April the Giraffe Is Pregnant Again. Yes, Her Cam Is Up and Running.
April the giraffe, the most famous giraffe in the world, is pregnant again. Jordan Patch, the owner of Animal Adventure Park in Harpursville, New York, where April lives, announced the good news on Wednesday (July 25).
April is a 17-year-old reticulated giraffe (Giraffa camelopardalis reticulata) who captured the hearts of millions of people as they watched a livestreaming video of her giving birth to her calf, Tajiri, in April 2017.
"Here we go again!" Patch told ABC News. Animal Adventure Park's "Giraffe Cam" is already back up and running, so fans can start watching April, Tajiri and Oliver, April's mate.
But there's plenty of time before the new calf is born. Giraffes have a typical gestation period of around 15 months, and April has been known to push it. Her last pregnancy took about two months longer than expected. Patch said he's guessing April might take even longer this time — he thinks she'll give birth sometime in spring 2019. This will be her fifth calf, and the second with Oliver, the 7-year-old male giraffe at Animal Adventure Park. [It's a Boy! See First Photos of Newborn Giraffe]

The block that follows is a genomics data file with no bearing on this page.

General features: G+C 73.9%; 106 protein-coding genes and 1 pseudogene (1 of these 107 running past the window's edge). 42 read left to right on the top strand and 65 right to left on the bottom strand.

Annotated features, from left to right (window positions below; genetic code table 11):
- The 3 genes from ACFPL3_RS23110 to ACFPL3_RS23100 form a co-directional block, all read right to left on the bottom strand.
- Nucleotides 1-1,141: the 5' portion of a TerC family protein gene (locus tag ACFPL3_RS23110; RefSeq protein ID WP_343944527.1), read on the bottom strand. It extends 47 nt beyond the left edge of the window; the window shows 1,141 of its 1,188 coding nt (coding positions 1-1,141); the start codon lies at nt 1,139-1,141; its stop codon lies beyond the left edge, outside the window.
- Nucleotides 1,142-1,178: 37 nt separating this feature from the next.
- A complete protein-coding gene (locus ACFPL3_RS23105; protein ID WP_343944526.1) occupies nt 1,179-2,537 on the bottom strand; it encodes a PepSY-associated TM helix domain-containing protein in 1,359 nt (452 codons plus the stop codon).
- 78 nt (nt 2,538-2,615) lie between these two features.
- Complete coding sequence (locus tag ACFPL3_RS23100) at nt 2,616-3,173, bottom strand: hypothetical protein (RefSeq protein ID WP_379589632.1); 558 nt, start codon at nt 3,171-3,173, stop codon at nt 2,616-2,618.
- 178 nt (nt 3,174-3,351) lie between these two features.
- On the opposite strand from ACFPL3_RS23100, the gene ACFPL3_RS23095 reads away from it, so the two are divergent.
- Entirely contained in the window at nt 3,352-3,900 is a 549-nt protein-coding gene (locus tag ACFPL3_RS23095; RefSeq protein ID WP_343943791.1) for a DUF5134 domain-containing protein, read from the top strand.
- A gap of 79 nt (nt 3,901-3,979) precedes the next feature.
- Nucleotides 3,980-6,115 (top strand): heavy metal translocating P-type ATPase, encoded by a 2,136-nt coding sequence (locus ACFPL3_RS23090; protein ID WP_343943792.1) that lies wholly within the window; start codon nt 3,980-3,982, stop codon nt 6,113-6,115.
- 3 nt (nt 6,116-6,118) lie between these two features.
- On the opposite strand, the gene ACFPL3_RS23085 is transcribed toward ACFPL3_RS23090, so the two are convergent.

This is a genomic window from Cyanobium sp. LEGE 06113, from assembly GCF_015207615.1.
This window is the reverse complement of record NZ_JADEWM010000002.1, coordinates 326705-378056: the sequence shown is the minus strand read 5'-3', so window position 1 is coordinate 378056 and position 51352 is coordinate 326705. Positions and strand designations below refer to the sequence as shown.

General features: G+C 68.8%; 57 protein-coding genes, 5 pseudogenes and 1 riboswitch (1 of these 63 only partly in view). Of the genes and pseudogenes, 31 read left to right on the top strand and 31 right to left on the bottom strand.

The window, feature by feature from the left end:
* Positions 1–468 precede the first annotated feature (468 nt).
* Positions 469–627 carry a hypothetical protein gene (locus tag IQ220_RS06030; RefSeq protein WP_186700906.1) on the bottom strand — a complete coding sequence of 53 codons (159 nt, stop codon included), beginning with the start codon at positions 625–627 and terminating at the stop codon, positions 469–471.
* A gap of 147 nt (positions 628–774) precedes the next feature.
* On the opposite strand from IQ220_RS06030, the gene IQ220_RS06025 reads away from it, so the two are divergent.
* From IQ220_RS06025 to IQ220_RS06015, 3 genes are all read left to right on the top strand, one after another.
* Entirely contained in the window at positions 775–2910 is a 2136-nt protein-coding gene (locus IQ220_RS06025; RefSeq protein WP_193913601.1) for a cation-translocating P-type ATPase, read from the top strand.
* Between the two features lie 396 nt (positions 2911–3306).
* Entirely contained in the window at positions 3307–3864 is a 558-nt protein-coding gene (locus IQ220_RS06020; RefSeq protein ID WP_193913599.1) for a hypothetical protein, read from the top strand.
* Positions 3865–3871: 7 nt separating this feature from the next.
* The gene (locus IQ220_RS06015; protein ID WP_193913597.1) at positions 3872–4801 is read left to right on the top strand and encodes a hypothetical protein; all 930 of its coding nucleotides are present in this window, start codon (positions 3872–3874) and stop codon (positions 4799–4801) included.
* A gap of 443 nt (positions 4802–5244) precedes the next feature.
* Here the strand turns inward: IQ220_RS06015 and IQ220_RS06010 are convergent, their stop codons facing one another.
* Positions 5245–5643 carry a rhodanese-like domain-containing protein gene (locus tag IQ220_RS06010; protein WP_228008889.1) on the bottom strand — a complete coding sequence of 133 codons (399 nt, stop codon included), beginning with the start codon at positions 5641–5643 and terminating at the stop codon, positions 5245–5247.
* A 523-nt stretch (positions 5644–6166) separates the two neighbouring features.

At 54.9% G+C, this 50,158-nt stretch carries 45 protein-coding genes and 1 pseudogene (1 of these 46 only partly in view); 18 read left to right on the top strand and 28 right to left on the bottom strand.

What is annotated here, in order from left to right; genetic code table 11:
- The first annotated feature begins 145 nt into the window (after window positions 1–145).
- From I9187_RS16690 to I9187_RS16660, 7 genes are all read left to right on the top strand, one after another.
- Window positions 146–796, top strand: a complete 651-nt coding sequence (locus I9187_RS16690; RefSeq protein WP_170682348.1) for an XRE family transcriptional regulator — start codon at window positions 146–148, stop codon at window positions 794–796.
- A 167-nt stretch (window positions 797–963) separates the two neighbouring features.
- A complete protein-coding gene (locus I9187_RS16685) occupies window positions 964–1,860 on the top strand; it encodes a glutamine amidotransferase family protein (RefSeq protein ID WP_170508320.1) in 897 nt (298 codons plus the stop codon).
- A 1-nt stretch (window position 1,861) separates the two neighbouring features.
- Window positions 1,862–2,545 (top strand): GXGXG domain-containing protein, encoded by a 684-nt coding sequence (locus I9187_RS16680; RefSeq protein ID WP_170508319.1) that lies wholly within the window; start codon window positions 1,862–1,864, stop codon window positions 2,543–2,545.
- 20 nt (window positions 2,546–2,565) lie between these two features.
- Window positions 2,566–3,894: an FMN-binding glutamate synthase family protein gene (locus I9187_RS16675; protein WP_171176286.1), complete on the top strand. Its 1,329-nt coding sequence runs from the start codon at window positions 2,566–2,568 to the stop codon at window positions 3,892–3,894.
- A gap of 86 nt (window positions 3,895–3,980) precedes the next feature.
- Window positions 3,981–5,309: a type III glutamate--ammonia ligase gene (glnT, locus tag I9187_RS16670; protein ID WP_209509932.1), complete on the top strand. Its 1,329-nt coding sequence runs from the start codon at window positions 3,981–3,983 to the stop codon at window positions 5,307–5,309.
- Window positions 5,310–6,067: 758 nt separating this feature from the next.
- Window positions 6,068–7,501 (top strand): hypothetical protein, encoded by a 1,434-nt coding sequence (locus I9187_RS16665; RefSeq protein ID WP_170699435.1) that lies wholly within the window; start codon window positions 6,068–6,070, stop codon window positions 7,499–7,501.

These large mammals rarely give birth to more than one calf at a time, and in the wild, only about 50 percent of calves survive due to predation, disease or malnutrition, according to a 2010 study in the African Journal of Ecology. Scientists think this might be why some wild giraffe mothers will get pregnant again soon after giving birth, during the 9 to 12 months they're nursing their newborns, as reported in a 2015 study in the journal African Zoology.
A healthy giraffe's life expectancy is around 30 years, according to the International Union for Conservation of Nature (IUCN). And unlike humans, giraffes can continue to get pregnant until they die. The oldest documented age of a giraffe giving birth in the wild was 24 years, according to the IUCN.
Wild giraffe populations are scattered across Africa, and though some groups are doing well, many are threatened. Overall, the number of wild giraffes has decreased by 40 percent in the past 30 years, according to the IUCN.
Original article on Live Science.
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Kimberly has a bachelor's degree in marine biology from Texas A&M University, a master's degree in biology from Southeastern Louisiana University and a graduate certificate in science communication from the University of California, Santa Cruz. She is a former reference editor for Live Science and Space.com. Her work has appeared in Inside Science, News from Science, the San Jose Mercury and others. Her favorite stories include those about animals and obscurities. A Texas native, Kim now lives in a California redwood forest.
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